With an agile voice that has been likened to “warm steel,” Minnesotan soprano Evelyn Nelson is a versatile and creative performer whose experience and abilities span from Bach to Broadway. She most recently sang Susanna in Mozart’s Le nozze di Figaro at the Sugar Creek Symphony and Song Festival, and looks forward to singing the role of Adele in Strauss’ Die Fledermaus with Indiana University Opera Theater in November 2010. Other roles to her credit include the title role in Massanet’s Manon, Bastienne in Mozart’s Bastien und Bastienne, Miss Silverpeal in The Impresario, and Cinderella in Sondheim’s Into the Woods. Ms. Nelson has been a soloist with the St. Olaf Orchestra, the University of Texas Symphony Orchestra, and the Bach Cantata Project at the Blanton Art Museum in Austin, Texas. She has been a district winner of the Metropolitan Opera National Council Auditions and a finalist or winner in several other competitions, including the Dallas Opera Guild and the Schubert Club Contest in Saint Paul, Minnesota. Ms. Nelson’s educational and artistic training is diverse, and has strongly emphasized foreign language study. She holds degrees from St. Olaf College and The University of Texas, and has also spent significant lengths of time both studying and performing in Germany, Italy, and Norway. She is a student of Costanza Cuccaro at Indiana University Jacobs School of Music, where she is pursuing a Performance Diploma.


GirlsofSummerKaducelg612Kelly Kaduce


Opera News – FEATURES
JUNE 2012 — VOL. 76, NO. 12

Girls of Summer

who is set to make her Cincinnati Opera debut this summer as Nedda.

Photo © Dario Acosta 2012

When asked if she has a favorite role, soprano Kelly Kaduce, who makes her Cincinnati Opera debut this summer as Nedda in Pagliacci, pauses a beat before saying, “Ohhhhhh gosh. I know it sounds boring, but it tends to be whatever I am doing at the time. I land headfirst in rehearsal and can’t really think about anything else.

“But Nedda is definitely up there at the top of my list, because I get to do that wonderful clown shtick [as Colombina]. When I was in college, I audited an acting class that was on creating a clown character — the final [exam] was ‘Clown Wars,’ which my team lost. I never thought that that clown stuff would come in handy in opera singing, but here is an opera with a whole scene that is — beginning to end — just clown stuff. I love that scene every time I do Pagliacci!”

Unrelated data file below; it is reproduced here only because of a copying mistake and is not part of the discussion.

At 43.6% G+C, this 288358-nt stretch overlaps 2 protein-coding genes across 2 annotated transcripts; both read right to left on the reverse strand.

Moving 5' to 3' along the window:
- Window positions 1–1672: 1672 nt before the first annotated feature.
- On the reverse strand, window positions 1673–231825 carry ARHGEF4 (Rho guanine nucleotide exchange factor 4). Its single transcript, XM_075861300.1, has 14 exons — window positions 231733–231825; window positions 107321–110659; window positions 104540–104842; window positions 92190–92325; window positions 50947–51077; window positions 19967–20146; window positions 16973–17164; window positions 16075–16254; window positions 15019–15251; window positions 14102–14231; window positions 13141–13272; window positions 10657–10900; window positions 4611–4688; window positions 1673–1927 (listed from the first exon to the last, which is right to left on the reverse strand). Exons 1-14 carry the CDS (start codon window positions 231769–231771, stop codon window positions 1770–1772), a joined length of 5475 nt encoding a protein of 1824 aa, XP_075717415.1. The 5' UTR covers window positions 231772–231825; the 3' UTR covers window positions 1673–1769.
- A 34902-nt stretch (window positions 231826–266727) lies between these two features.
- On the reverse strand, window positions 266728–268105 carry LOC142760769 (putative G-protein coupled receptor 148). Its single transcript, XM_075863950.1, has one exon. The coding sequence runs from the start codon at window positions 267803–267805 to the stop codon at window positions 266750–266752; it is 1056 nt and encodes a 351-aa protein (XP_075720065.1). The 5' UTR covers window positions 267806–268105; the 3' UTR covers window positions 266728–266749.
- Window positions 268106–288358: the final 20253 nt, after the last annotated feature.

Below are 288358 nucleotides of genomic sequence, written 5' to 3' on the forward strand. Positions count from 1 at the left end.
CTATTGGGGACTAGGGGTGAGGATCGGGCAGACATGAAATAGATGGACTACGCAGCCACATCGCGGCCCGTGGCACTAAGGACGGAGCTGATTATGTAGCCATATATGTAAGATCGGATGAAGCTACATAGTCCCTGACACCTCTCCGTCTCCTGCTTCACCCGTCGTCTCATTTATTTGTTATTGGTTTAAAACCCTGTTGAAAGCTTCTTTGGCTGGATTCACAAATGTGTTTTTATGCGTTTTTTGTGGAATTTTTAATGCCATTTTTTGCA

The Minnesota native, whose specialties include some of the meatiest roles in the lyric-soprano repertoire — Cio-Cio-San, Mimì, Suor Angelica — says Leoncavallo’s Nedda comes with its own particular set of challenges, despite its relative brevity. “Pagliacci is short, but it packs a lot into one act. A lot. It doesn’t really feel like verismo to me — maybe it would if I were singing one of the guys’ parts. The big aria for Nedda, ‘Stridono lassù,’ is more like an Italian art song stuck in the middle of the piece — it has a bit of a different tessitura than the rest of the role, because it’s a little higher. There are snippets of dramatic singing for Nedda, like the scene with Tonio, but most of Pagliacci is lyric as far as her music is concerned. That duet with Silvio is gorgeous — you can just open up and sing.”

Kaduce is married to Texas-born baritone Lee Gregory, whom she met on a Western Opera Theatre tour in 1999, and the singers are parents of a one-year-old son. In two previous productions of Pagliacci, Gregory was Kaduce’s Silvio — a situation Kaduce says can be “a little complicated. I love singing with [Lee], because I love him, and I love the way he sings. We’ve done Figaro and the Countess, Giovanni and Elvira, Schaunard and Mimì. Right now we are doing the Nixons [in Nixon in China] in Eugene, Oregon — although I think we look more like the Kennedys, especially the way we’ve been costumed!

“But the downside to singing with [my husband] is that when we play lovers onstage — like Nedda and Silvio — people [in the audience] get a glimpse into our personal life, which can make me uncomfortable. So in some ways, for me, it’s easier to have a stranger play my love interest, rather than my husband, when there are thousands of people watching us. Nobody sees anything personal that way.

“My husband, Lee, feels the complete opposite. He says that playing a love scene with me makes him much more comfortable. Isn’t that funny?”